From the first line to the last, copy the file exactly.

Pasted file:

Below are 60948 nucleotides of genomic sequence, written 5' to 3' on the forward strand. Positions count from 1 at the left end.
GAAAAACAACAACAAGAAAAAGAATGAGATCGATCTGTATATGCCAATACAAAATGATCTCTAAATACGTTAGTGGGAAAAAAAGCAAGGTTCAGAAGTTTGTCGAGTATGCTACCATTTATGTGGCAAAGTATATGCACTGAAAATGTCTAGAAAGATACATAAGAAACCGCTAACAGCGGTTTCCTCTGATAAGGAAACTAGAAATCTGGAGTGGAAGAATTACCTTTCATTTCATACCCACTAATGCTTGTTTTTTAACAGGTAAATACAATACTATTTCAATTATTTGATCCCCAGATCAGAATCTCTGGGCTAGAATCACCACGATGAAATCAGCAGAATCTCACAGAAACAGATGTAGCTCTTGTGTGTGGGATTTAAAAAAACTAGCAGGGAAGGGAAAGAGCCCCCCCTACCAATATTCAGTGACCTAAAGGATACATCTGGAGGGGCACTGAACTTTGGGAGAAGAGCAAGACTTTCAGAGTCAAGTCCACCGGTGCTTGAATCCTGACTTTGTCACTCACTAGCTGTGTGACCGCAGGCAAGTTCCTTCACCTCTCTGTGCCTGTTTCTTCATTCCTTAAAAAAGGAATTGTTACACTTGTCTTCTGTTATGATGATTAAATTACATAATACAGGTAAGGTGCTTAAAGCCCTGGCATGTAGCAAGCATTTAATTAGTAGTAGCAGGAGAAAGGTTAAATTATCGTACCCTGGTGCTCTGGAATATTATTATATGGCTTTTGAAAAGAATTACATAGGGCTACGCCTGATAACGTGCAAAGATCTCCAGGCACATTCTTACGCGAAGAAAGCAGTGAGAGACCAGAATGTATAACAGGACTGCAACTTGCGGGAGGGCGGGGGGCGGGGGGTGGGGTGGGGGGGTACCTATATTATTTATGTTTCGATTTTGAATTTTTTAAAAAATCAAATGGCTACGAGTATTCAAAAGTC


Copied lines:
Below are 60948 nucleotides of genomic sequence, written 5' to 3' on the forward strand. Positions count from 1 at the left end.
GAAAAACAACAACAAGAAAAAGAATGAGATCGATCTGTATATGCCAATACAAAATGATCTCTAAATACGTTAGTGGGAAAAAAAGCAAGGTTCAGAAGTTTGTCGAGTATGCTACCATTTATGTGGCAAAGTATATGCACTGAAAATGTCTAGAAAGATACATAAGAAACCGCTAACAGCGGTTTCCTCTGATAAGGAAACTAGAAATCTGGAGTGGAAGAATTACCTTTCATTTCATACCCACTAATGCTTGTTTTTTAACAGGTAAATACAATACTATTTCAATTATTTGATCCCCAGATCAGAATCTCTGGGCTAGAATCACCACGATGAAATCAGCAGAATCTCACAGAAACAGATGTAGCTCTTGTGTGTGGGATTTAAAAAAACTAGCAGGGAAGGGAAAGAGCCCCCCCTACCAATATTCAGTGACCTAAAGGATACATCTGGAGGGGCACTGAACTTTGGGAGAAGAGCAAGACTTTCAGAGTCAAGTCCACCGGTGCTTGAATCCTGACTTTGTCACTCACTAGCTGTGTGACCGCAGGCAAGTTCCTTCACCTCTCTGTGCCTGTTTCTTCATTCCTTAAAAAAGGAATTGTTACACTTGTCTTCTGTTATGATGATTAAATTACATAATACAGGTAAGGTGCTTAAAGCCCTGGCATGTAGCAAGCATTTAATTAGTAGTAGCAGGAGAAAGGTTAAATTATCGTACCCTGGTGCTCTGGAATATTATTATATGGCTTTTGAAAAGAATTACATAGGGCTACGCCTGATAACGTGCAAAGATCTCCAGGCACATTCTTACGCGAAGAAAGCAGTGAGAGACCAGAATGTATAACAGGACTGCAACTTGCGGGAGGGCGGGGGGCGGGGGGTGGGGTGGGGGGGTACCTATATTATTTATGTTTCGATTTTGAATTTTTTAAAAAATCAAATGGCTACGAGTATTCAAAAGTC